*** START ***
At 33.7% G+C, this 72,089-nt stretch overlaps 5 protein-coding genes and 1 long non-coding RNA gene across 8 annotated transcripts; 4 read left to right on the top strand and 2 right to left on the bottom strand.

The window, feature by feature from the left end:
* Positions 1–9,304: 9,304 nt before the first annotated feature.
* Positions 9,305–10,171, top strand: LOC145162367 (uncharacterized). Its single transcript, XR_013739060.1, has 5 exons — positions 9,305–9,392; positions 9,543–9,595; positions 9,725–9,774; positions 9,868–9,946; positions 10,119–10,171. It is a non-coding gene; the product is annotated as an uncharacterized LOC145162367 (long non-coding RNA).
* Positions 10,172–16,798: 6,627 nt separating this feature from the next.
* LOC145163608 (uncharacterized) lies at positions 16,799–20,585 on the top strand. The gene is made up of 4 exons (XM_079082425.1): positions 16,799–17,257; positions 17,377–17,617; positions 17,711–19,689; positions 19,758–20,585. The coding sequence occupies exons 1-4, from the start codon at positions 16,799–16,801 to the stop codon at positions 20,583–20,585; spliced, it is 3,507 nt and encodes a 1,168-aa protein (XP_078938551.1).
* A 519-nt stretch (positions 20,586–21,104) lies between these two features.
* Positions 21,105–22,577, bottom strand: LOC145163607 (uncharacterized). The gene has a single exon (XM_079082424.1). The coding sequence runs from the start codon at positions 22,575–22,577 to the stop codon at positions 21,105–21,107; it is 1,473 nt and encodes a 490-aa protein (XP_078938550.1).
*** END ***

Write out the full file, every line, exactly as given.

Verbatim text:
At 33.7% G+C, this 72,089-nt stretch overlaps 5 protein-coding genes and 1 long non-coding RNA gene across 8 annotated transcripts; 4 read left to right on the top strand and 2 right to left on the bottom strand.

The window, feature by feature from the left end:
* Positions 1–9,304: 9,304 nt before the first annotated feature.
* Positions 9,305–10,171, top strand: LOC145162367 (uncharacterized). Its single transcript, XR_013739060.1, has 5 exons — positions 9,305–9,392; positions 9,543–9,595; positions 9,725–9,774; positions 9,868–9,946; positions 10,119–10,171. It is a non-coding gene; the product is annotated as an uncharacterized LOC145162367 (long non-coding RNA).
* Positions 10,172–16,798: 6,627 nt separating this feature from the next.
* LOC145163608 (uncharacterized) lies at positions 16,799–20,585 on the top strand. The gene is made up of 4 exons (XM_079082425.1): positions 16,799–17,257; positions 17,377–17,617; positions 17,711–19,689; positions 19,758–20,585. The coding sequence occupies exons 1-4, from the start codon at positions 16,799–16,801 to the stop codon at positions 20,583–20,585; spliced, it is 3,507 nt and encodes a 1,168-aa protein (XP_078938551.1).
* A 519-nt stretch (positions 20,586–21,104) lies between these two features.
* Positions 21,105–22,577, bottom strand: LOC145163607 (uncharacterized). The gene has a single exon (XM_079082424.1). The coding sequence runs from the start codon at positions 22,575–22,577 to the stop codon at positions 21,105–21,107; it is 1,473 nt and encodes a 490-aa protein (XP_078938550.1).